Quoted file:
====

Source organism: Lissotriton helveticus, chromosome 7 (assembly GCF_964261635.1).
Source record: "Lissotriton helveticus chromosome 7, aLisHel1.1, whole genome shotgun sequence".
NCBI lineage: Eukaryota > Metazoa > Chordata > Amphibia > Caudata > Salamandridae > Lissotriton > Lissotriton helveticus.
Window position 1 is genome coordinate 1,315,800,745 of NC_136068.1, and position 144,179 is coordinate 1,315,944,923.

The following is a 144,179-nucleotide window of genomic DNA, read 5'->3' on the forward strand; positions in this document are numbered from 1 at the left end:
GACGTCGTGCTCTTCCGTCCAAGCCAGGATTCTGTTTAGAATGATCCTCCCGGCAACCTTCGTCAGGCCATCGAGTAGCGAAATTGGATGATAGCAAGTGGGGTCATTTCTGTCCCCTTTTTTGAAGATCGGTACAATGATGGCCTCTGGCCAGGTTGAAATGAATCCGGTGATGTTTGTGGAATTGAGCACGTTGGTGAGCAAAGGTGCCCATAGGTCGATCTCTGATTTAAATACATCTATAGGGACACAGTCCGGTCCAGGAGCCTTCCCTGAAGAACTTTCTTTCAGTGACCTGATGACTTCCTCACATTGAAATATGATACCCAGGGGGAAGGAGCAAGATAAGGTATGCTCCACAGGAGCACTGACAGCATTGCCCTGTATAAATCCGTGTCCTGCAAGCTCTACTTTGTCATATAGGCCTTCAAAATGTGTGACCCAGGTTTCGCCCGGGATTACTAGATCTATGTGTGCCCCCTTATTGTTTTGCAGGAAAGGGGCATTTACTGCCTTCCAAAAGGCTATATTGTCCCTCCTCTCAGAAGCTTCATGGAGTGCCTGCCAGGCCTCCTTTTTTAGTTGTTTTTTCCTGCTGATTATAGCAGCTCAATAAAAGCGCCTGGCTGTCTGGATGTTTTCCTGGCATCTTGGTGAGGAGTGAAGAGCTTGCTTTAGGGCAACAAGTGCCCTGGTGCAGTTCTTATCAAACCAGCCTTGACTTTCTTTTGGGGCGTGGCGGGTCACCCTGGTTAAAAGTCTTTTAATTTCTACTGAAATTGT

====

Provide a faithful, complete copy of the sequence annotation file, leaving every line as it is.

Source organism: Lissotriton helveticus, chromosome 7 (assembly GCF_964261635.1).
Source record: "Lissotriton helveticus chromosome 7, aLisHel1.1, whole genome shotgun sequence".
NCBI lineage: Eukaryota > Metazoa > Chordata > Amphibia > Caudata > Salamandridae > Lissotriton > Lissotriton helveticus.
Window position 1 is genome coordinate 1,315,800,745 of NC_136068.1, and position 144,179 is coordinate 1,315,944,923.

The following is a 144,179-nucleotide window of genomic DNA, read 5'->3' on the forward strand; positions in this document are numbered from 1 at the left end:
GACGTCGTGCTCTTCCGTCCAAGCCAGGATTCTGTTTAGAATGATCCTCCCGGCAACCTTCGTCAGGCCATCGAGTAGCGAAATTGGATGATAGCAAGTGGGGTCATTTCTGTCCCCTTTTTTGAAGATCGGTACAATGATGGCCTCTGGCCAGGTTGAAATGAATCCGGTGATGTTTGTGGAATTGAGCACGTTGGTGAGCAAAGGTGCCCATAGGTCGATCTCTGATTTAAATACATCTATAGGGACACAGTCCGGTCCAGGAGCCTTCCCTGAAGAACTTTCTTTCAGTGACCTGATGACTTCCTCACATTGAAATATGATACCCAGGGGGAAGGAGCAAGATAAGGTATGCTCCACAGGAGCACTGACAGCATTGCCCTGTATAAATCCGTGTCCTGCAAGCTCTACTTTGTCATATAGGCCTTCAAAATGTGTGACCCAGGTTTCGCCCGGGATTACTAGATCTATGTGTGCCCCCTTATTGTTTTGCAGGAAAGGGGCATTTACTGCCTTCCAAAAGGCTATATTGTCCCTCCTCTCAGAAGCTTCATGGAGTGCCTGCCAGGCCTCCTTTTTTAGTTGTTTTTTCCTGCTGATTATAGCAGCTCAATAAAAGCGCCTGGCTGTCTGGATGTTTTCCTGGCATCTTGGTGAGGAGTGAAGAGCTTGCTTTAGGGCAACAAGTGCCCTGGTGCAGTTCTTATCAAACCAGCCTTGACTTTCTTTTGGGGCGTGGCGGGTCACCCTGGTTAAAAGTCTTTTAATTTCTACTGAAATTGT